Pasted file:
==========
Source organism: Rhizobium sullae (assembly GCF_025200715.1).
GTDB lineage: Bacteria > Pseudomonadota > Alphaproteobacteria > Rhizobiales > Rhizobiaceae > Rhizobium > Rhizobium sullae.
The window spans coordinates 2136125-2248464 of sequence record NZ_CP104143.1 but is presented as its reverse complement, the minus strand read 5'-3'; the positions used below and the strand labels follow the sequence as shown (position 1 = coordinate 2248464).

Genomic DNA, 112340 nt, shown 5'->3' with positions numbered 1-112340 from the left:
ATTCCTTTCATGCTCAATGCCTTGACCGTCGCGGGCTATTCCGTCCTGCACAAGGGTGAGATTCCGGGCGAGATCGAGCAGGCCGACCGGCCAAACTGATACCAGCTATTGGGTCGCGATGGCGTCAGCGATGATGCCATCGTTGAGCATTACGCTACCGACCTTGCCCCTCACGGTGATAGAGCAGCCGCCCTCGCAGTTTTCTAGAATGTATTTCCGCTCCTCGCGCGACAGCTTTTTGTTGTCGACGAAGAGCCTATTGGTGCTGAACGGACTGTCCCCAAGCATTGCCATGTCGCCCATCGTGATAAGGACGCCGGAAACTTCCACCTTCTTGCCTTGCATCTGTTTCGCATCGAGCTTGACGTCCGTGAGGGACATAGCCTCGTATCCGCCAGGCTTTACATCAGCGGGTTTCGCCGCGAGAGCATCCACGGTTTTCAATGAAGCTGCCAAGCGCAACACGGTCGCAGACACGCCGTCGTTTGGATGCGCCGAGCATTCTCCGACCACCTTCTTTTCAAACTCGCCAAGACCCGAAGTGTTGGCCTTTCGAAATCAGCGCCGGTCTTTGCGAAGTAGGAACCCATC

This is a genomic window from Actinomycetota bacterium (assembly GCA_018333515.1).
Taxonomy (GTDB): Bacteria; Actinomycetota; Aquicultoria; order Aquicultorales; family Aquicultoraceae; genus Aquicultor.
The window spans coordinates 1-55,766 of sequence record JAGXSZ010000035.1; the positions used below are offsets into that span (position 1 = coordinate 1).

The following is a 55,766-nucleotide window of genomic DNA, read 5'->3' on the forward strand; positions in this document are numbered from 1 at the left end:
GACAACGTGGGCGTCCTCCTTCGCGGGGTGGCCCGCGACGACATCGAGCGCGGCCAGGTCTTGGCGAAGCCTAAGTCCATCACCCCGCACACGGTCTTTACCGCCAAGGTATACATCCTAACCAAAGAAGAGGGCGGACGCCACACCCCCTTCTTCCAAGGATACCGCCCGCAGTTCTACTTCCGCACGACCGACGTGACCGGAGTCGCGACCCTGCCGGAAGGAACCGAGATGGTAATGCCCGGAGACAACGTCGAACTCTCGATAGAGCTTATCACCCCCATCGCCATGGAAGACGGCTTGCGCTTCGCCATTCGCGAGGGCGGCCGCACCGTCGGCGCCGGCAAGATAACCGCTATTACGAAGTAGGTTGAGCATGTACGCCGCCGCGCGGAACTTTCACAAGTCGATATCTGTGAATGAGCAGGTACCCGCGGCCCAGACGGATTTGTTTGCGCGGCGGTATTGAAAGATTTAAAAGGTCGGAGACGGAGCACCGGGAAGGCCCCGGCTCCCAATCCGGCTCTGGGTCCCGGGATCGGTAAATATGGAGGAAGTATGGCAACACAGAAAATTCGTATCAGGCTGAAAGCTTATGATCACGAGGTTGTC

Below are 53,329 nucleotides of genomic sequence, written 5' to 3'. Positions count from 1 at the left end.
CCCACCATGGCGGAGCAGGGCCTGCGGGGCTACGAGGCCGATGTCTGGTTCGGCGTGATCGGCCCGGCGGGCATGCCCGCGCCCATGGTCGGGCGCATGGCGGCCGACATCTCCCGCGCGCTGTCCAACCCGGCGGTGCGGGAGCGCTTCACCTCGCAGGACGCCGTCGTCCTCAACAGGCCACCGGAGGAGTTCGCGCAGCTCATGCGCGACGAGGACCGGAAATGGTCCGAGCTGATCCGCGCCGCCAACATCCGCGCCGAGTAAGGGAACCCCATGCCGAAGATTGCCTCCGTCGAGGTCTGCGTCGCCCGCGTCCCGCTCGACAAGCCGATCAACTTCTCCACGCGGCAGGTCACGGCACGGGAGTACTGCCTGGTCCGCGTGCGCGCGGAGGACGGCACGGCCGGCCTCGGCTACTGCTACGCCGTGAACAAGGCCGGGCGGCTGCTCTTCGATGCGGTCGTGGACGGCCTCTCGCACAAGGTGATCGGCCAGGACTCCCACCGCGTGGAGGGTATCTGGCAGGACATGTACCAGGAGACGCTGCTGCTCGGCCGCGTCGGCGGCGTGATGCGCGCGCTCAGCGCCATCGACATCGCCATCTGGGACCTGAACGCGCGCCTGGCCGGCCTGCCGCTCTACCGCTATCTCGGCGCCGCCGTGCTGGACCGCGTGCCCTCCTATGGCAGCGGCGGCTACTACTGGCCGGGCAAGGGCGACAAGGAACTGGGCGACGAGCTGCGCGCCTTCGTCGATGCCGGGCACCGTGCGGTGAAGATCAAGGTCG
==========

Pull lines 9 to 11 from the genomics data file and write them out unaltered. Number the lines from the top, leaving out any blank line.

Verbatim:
The following is a 55,766-nucleotide window of genomic DNA, read 5'->3' on the forward strand; positions in this document are numbered from 1 at the left end:
GACAACGTGGGCGTCCTCCTTCGCGGGGTGGCCCGCGACGACATCGAGCGCGGCCAGGTCTTGGCGAAGCCTAAGTCCATCACCCCGCACACGGTCTTTACCGCCAAGGTATACATCCTAACCAAAGAAGAGGGCGGACGCCACACCCCCTTCTTCCAAGGATACCGCCCGCAGTTCTACTTCCGCACGACCGACGTGACCGGAGTCGCGACCCTGCCGGAAGGAACCGAGATGGTAATGCCCGGAGACAACGTCGAACTCTCGATAGAGCTTATCACCCCCATCGCCATGGAAGACGGCTTGCGCTTCGCCATTCGCGAGGGCGGCCGCACCGTCGGCGCCGGCAAGATAACCGCTATTACGAAGTAGGTTGAGCATGTACGCCGCCGCGCGGAACTTTCACAAGTCGATATCTGTGAATGAGCAGGTACCCGCGGCCCAGACGGATTTGTTTGCGCGGCGGTATTGAAAGATTTAAAAGGTCGGAGACGGAGCACCGGGAAGGCCCCGGCTCCCAATCCGGCTCTGGGTCCCGGGATCGGTAAATATGGAGGAAGTATGGCAACACAGAAAATTCGTATCAGGCTGAAAGCTTATGATCACGAGGTTGTC

Below are 53,329 nucleotides of genomic sequence, written 5' to 3'. Positions count from 1 at the left end.